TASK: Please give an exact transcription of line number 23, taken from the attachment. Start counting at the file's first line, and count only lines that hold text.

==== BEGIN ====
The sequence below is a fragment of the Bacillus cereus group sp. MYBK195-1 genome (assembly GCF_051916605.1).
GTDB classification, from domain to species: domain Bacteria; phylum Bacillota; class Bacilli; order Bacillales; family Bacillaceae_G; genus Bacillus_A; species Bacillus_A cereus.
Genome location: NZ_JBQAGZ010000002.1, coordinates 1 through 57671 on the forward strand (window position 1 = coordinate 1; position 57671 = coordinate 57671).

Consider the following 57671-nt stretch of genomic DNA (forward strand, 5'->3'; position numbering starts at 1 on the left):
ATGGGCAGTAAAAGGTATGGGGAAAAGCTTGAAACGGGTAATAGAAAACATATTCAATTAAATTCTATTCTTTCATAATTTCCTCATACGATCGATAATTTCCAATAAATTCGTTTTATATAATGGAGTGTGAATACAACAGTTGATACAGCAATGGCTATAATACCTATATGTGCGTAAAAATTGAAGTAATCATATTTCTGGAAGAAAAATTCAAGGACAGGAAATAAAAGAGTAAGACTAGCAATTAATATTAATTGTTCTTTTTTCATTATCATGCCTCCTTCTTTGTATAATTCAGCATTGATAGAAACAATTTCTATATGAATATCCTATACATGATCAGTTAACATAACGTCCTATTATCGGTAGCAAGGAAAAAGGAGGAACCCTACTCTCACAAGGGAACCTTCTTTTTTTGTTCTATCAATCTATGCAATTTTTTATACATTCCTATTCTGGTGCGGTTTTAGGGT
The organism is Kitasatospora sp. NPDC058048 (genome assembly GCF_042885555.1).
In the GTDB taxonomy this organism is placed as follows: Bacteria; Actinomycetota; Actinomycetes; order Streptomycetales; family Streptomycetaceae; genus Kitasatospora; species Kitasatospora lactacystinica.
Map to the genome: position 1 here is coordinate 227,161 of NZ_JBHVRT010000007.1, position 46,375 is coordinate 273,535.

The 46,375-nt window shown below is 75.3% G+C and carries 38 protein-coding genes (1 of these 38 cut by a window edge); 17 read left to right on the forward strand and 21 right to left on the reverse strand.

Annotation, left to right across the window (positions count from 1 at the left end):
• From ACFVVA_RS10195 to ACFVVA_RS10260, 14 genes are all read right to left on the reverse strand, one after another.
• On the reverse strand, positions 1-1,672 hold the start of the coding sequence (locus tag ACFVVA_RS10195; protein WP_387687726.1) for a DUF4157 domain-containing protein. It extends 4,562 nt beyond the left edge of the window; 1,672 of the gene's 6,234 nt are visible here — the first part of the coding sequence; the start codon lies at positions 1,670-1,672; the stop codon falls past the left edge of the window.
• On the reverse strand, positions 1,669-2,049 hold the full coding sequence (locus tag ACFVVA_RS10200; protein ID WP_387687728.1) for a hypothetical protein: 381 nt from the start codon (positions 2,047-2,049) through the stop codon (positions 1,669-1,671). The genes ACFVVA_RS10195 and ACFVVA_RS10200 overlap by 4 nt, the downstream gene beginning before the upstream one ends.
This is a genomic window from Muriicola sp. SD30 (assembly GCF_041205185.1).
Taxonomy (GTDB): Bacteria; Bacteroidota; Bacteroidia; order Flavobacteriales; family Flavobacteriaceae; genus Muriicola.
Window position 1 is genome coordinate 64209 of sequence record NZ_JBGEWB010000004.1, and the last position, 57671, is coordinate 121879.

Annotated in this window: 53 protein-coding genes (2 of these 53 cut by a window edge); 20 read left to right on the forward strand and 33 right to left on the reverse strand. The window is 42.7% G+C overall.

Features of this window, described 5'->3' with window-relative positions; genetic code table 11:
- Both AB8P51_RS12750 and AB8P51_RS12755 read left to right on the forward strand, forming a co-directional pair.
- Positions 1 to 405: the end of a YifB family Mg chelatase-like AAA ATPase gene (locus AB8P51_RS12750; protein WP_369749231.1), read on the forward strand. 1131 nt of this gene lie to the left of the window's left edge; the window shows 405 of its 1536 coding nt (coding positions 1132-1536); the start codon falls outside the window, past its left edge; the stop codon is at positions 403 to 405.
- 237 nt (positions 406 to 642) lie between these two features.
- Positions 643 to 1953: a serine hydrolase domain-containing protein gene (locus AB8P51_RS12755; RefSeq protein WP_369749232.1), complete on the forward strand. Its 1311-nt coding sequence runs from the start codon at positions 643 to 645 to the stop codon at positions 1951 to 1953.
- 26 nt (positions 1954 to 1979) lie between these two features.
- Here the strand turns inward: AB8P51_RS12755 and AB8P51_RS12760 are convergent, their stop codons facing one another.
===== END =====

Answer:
- 26 nt (positions 1954 to 1979) lie between these two features.